Now, you might say, you might think now where is the new new blocks, the novelty, the new blocks that can be generated here that’s consistent with the original blocks or the entire system is run only on the principle of consistency, consistency in SF itself is not constructed with the information unless the information is consistently organized, first and foremost, into girdle sentences cannot be formed. So a lot of people I mean, you know, as Michael pento says, a lot of people think that, oh, girdle sentences, something crazy, you know, the world will be the sky with a cave in, but you can take me out and shoot me. I mean, the girdle sentences they only because the original information is, is organized in a consistent way. If it wasn’t it, you know, if it wasn’t organized is consistent with theorems and non theorems, it could not generate a girdle sentence and the girdle sentence is a constructive witness in a girdle came up with the actual numbering of the coding of such a sentence. And I’ll show you how this would be done in the immune system. So the BDJ operators, the rag operators, all these came in. So a capacity to think outside the box from day one a capacity to think almost just huge, open ended search. It’s all part of what’s called the variable diversity joining transposons. You know, these are all vital software’s that people like my print office discovered that, again, I can’t emphasize how important the clitoris contributions are, because she’s saying that it is the changes and achieved is not just happening by random mutation, hello, that is not how it is done, it is done by software’s that are changing software’s the only way software can be changed, that this has not sunk in this importance of what is being said has not sunk in about and there are entire, and there are people like you know, John Matic from University of Sydney, James Shapiro, there is now a big, big group of people who are saying, We really need to rethink, including Rusty Gage from the Salk Institute, because he says that these transposable elements, you have to edit in real time, things to the brain for us to even keep up with real time, real time perception. Now, all of this is being missed out. Because, you know, I’m not saying there are elements that are important in the statistical way of the brain, and the basic modeling and all that sort of thing. But that is not the language of the gene science. And I would say I would, I would say that we need to get back to the gene side science codes, you know, and talk about the software’s involved in the brain, a very important part of house negation, recognize there is evidence by people like Scott Kelsall, his group found that it’s not just the mirror neuron system for which they have certain ways, identifying that mappings, the mirror neurons are occurring. In other words, I make you out. So now we right now I’ve established that the way in which these systems make out the other is from self referential mapping. So in the immune in the mirror neuron system, what happens is that I can I’m inferring from simulations, embodied simulations, that you are raising your hand, because I’m reusing the code, when I raise my hand, right, that is the only way we can actually make out one another. And this mutual coding of the self is absolutely the reason why we are able to have social cognition, and that is the epitome of Evolved Human evolution that we can make out the other in this very precise, nuanced way.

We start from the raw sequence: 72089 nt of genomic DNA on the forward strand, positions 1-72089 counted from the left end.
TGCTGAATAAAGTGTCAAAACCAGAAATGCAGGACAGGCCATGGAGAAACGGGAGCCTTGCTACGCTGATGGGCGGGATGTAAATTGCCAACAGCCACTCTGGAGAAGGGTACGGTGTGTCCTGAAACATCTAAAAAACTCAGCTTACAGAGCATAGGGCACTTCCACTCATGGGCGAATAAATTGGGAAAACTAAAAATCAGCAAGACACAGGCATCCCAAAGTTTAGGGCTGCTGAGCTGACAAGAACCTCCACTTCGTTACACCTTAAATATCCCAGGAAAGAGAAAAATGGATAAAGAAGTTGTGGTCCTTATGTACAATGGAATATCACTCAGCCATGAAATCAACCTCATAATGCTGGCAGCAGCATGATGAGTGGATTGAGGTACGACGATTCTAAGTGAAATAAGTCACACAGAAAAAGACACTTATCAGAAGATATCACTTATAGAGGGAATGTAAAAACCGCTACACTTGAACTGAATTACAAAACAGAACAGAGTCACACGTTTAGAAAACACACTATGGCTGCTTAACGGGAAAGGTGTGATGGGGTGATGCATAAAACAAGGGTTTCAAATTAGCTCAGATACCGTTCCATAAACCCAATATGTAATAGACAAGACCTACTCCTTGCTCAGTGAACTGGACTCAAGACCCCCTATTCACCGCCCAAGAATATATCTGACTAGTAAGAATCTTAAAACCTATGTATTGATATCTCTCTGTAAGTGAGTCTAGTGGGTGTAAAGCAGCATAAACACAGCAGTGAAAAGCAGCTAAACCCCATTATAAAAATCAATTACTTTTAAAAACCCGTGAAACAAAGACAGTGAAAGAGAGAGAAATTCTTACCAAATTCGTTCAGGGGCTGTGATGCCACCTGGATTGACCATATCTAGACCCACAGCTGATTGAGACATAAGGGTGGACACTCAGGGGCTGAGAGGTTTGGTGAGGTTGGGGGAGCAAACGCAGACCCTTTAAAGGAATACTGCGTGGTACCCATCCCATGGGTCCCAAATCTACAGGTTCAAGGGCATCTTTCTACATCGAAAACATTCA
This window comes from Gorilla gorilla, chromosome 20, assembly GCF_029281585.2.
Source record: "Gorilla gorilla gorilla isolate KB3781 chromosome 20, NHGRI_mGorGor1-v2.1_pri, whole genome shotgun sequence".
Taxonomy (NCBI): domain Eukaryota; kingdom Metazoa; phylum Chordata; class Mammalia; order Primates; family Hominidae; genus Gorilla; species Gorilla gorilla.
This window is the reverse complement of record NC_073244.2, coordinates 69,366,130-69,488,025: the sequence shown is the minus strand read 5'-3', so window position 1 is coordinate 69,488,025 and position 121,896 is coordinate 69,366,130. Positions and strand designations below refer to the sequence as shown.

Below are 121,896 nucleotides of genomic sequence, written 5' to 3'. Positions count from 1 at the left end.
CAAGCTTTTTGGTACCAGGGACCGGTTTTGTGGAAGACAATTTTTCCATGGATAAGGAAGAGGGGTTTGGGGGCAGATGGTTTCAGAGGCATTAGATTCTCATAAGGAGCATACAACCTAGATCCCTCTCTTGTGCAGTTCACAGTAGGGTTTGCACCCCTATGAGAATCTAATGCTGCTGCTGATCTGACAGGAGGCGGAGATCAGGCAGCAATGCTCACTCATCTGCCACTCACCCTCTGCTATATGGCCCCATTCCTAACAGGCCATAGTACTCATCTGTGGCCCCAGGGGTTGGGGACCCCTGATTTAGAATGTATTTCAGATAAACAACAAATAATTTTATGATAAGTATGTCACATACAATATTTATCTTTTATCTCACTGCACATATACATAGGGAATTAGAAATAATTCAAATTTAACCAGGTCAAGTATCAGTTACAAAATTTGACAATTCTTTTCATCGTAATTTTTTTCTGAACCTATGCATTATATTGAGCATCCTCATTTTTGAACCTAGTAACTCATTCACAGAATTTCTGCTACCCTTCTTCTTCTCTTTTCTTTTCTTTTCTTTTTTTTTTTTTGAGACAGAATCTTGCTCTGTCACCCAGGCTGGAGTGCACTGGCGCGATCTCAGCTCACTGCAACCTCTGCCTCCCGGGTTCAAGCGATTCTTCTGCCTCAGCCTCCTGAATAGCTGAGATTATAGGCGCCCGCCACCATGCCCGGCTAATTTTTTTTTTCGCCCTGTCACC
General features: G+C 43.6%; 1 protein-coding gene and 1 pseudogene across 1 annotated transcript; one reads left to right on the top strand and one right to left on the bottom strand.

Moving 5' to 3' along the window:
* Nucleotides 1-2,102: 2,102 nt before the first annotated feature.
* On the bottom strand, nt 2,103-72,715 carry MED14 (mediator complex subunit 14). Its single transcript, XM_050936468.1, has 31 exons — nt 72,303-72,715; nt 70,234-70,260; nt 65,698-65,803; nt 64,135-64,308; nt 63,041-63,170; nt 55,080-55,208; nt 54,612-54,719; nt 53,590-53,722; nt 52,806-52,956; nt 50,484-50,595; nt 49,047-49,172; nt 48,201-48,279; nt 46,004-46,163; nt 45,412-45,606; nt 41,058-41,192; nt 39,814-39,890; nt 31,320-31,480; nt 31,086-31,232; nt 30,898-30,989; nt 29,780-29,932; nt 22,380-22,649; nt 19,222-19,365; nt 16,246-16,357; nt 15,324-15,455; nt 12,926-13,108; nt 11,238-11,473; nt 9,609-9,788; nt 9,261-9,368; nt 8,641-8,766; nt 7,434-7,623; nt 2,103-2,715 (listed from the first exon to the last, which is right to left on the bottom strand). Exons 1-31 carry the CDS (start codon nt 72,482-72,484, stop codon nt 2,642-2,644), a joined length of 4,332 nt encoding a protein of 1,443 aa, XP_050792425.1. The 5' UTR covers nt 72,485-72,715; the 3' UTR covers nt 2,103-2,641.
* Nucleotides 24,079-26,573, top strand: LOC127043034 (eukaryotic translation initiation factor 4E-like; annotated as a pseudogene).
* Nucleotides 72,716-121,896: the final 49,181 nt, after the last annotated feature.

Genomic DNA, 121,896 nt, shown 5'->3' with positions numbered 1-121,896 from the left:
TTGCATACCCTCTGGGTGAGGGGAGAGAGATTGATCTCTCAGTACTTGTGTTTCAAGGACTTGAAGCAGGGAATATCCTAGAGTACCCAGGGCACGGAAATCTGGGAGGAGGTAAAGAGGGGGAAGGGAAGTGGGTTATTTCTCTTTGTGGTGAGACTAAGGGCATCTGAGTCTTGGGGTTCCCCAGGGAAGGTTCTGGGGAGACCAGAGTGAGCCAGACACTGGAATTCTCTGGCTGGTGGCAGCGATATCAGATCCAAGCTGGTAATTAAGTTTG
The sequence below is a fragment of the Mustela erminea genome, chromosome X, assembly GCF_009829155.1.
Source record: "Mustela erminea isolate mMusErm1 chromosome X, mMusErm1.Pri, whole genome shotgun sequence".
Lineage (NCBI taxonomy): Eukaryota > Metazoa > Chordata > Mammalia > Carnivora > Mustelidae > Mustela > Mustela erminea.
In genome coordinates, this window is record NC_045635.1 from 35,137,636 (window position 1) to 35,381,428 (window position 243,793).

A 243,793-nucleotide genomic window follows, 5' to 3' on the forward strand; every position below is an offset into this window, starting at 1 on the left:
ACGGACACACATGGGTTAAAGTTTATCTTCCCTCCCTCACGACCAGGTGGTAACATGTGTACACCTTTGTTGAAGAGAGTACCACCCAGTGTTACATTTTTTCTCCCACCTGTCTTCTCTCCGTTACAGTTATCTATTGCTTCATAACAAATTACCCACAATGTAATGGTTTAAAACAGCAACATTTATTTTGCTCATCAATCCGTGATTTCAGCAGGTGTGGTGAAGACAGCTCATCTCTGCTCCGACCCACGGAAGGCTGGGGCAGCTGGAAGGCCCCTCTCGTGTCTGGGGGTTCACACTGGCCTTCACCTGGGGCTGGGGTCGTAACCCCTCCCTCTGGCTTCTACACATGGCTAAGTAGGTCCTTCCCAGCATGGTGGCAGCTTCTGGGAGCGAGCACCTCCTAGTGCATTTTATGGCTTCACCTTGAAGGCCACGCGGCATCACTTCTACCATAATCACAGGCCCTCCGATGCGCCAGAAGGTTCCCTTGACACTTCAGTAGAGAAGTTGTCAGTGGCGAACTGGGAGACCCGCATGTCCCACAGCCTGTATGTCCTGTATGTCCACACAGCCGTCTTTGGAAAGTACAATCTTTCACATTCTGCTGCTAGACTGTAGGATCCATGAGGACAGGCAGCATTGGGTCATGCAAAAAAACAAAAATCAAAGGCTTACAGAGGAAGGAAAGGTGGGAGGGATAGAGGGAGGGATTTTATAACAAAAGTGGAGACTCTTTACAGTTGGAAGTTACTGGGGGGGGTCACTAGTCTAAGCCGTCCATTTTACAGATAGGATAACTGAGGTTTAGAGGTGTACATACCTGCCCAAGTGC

So the so we empathic but equally we are Machiavellian, because we have truly worked with these viruses, and so on. So am I done for time? Because I think we we need to so none of this the so what I’m saying is immuno cognitive systems running on a single because function machinery, right? There was a very large literature about this, you know, from Aaron Cohen and so on, but then don’t use any of this machinery. So it’s it’s a lot of confusion. If you read what they’re saying. Sometimes they say some things, but I say you know, again, the importance bring the mathematics in its in its entirety and to then use it because then we’re either, you know, there is no precision about what it is that we are hypothesizing. And of course, the mouth itself would, because of the Unreasonable Effectiveness, it will help us to understand what could be happening. So what I’m trying to say is that in these systems that are digital, it can only be in these sorts of ways, you know, this is nature of the unreasonable effectiveness of mathematics or you would require these structures and constructions if we need to sort of be able to produce novelty. So, the, the, this is the nature of, you know, how I would go back to some of these the literature who will talk about self reference, they talk about the the unitary nature of immune cognitive systems, but they don’t use any of the mathematics that I have used. Right. Okay. So who else has said this about this two step, self referential process, there is this Japanese neuroscientist called Seudah 2014. He’s the only other guy who’s ever said this. He says, when you look systems processes, self self referential destruction, they may 1st have to make a copy of the object itself reference and then refer to this copy. Right? The students, the students stage formalization realized mathematically proven girdles and completeness, etc, is something that he talks about. But then, you know, he doesn’t push this far enough, because then he goes back to the usual some dynamical system approach. In other words, totally not software based. But I believe, I think Carl says that he’s reasonably recently come is wanting to come back to this framework, and I’m in touch with him in the hope that we press this framework further, how is it I mean, Oren may be able to tell us because he knows about incompleteness and so on, why is it that these, you know, the mathematics was not mapped sufficiently to give a better and more complete theory of cognitive, you know, computational theory of cognition itself. So, I think I’m running out of time. So I won’t you know, there is other things about a just show you about the fixed point itself, let me just show you the maps about how these things are written up. So this is this, this object here, this object here is exactly the self reference, or the self assembly machine. That is driving things like the ribosomal people like Neil Gershenfeld says madman, that biology solved it 5 billion years ago, whereas now in the 21st century, we are trying to create such programs, which would then assemble all the digitized materials to then output the final object, whatever it may be. So you notice that the self assembly machine is just a sub program, you know, self assembly is done by tRNA, and all these things that bring in all the amino acids and things like that, that you need to then make it into a make it into a protein at this level. And these proteins come to Bluebell and say, this, these things are entirely like you think you’ll understand from Internet of Things, they have zip codes, they tell you where to go, you know, they are digitized to the enth degree, you know, it’s already all you know how it happened, we don’t know, but it is like that. And then finally, you know, this is the model of this is the ultimate model of self assembly and the production of outputs, which would then create as I said, the somatic identity. So, let me let me so this is this is the hockey rod distinct. What this says is that if, if the self assembly machine runs online, and you make a record of that the sigma function, so this is online, and this is offline, this is this is what happens in the time itself, and in the mirror neuron system, and so on, right? The record, it’s not about the machines have run and done the job. And then we have a record of that and the record of that is simply to make out the self and the other and any changes that could be brought about as a result of that. So that is the starting point for cognition. So, the let me let me just quickly show you what is the nature of dynamics in the system.